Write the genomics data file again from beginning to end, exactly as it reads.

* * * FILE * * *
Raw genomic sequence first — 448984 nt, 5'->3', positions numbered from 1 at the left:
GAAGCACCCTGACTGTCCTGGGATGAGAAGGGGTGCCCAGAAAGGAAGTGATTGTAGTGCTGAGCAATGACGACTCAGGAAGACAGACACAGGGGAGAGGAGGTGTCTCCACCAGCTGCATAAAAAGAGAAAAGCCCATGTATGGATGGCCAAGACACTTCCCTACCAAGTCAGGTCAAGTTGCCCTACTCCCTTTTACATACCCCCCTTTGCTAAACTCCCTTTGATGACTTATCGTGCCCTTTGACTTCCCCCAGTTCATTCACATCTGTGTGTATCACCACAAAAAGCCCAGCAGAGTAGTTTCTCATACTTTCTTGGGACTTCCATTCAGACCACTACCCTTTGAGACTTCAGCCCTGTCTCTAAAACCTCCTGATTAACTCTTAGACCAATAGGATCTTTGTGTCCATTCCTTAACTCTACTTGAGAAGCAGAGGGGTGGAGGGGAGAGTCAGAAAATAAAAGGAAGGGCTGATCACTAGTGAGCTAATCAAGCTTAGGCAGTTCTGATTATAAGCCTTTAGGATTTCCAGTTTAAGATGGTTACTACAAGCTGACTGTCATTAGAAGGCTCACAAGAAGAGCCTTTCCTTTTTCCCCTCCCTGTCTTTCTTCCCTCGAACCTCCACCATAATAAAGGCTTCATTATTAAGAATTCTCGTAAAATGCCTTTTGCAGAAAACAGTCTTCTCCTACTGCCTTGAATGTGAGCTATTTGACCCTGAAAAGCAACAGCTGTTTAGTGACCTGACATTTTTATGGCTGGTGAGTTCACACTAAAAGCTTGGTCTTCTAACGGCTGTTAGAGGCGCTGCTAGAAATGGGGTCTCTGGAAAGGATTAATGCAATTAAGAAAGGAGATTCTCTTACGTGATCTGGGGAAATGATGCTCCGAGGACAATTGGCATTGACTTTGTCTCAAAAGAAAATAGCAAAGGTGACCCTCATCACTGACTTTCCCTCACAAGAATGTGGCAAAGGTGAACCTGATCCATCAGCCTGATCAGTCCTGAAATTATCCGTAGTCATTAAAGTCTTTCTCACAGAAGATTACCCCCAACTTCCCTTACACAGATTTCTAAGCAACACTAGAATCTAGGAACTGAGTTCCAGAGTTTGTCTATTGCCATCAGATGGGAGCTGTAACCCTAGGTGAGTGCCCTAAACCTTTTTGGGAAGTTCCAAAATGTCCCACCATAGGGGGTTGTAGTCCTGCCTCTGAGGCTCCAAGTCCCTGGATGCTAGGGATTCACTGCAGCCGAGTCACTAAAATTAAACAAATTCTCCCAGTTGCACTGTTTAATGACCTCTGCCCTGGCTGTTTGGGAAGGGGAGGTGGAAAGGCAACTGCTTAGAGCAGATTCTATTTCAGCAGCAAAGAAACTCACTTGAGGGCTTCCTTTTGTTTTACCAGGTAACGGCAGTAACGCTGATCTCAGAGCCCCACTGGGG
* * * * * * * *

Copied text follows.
Raw genomic sequence first — 448984 nt, 5'->3', positions numbered from 1 at the left:
GAAGCACCCTGACTGTCCTGGGATGAGAAGGGGTGCCCAGAAAGGAAGTGATTGTAGTGCTGAGCAATGACGACTCAGGAAGACAGACACAGGGGAGAGGAGGTGTCTCCACCAGCTGCATAAAAAGAGAAAAGCCCATGTATGGATGGCCAAGACACTTCCCTACCAAGTCAGGTCAAGTTGCCCTACTCCCTTTTACATACCCCCCTTTGCTAAACTCCCTTTGATGACTTATCGTGCCCTTTGACTTCCCCCAGTTCATTCACATCTGTGTGTATCACCACAAAAAGCCCAGCAGAGTAGTTTCTCATACTTTCTTGGGACTTCCATTCAGACCACTACCCTTTGAGACTTCAGCCCTGTCTCTAAAACCTCCTGATTAACTCTTAGACCAATAGGATCTTTGTGTCCATTCCTTAACTCTACTTGAGAAGCAGAGGGGTGGAGGGGAGAGTCAGAAAATAAAAGGAAGGGCTGATCACTAGTGAGCTAATCAAGCTTAGGCAGTTCTGATTATAAGCCTTTAGGATTTCCAGTTTAAGATGGTTACTACAAGCTGACTGTCATTAGAAGGCTCACAAGAAGAGCCTTTCCTTTTTCCCCTCCCTGTCTTTCTTCCCTCGAACCTCCACCATAATAAAGGCTTCATTATTAAGAATTCTCGTAAAATGCCTTTTGCAGAAAACAGTCTTCTCCTACTGCCTTGAATGTGAGCTATTTGACCCTGAAAAGCAACAGCTGTTTAGTGACCTGACATTTTTATGGCTGGTGAGTTCACACTAAAAGCTTGGTCTTCTAACGGCTGTTAGAGGCGCTGCTAGAAATGGGGTCTCTGGAAAGGATTAATGCAATTAAGAAAGGAGATTCTCTTACGTGATCTGGGGAAATGATGCTCCGAGGACAATTGGCATTGACTTTGTCTCAAAAGAAAATAGCAAAGGTGACCCTCATCACTGACTTTCCCTCACAAGAATGTGGCAAAGGTGAACCTGATCCATCAGCCTGATCAGTCCTGAAATTATCCGTAGTCATTAAAGTCTTTCTCACAGAAGATTACCCCCAACTTCCCTTACACAGATTTCTAAGCAACACTAGAATCTAGGAACTGAGTTCCAGAGTTTGTCTATTGCCATCAGATGGGAGCTGTAACCCTAGGTGAGTGCCCTAAACCTTTTTGGGAAGTTCCAAAATGTCCCACCATAGGGGGTTGTAGTCCTGCCTCTGAGGCTCCAAGTCCCTGGATGCTAGGGATTCACTGCAGCCGAGTCACTAAAATTAAACAAATTCTCCCAGTTGCACTGTTTAATGACCTCTGCCCTGGCTGTTTGGGAAGGGGAGGTGGAAAGGCAACTGCTTAGAGCAGATTCTATTTCAGCAGCAAAGAAACTCACTTGAGGGCTTCCTTTTGTTTTACCAGGTAACGGCAGTAACGCTGATCTCAGAGCCCCACTGGGG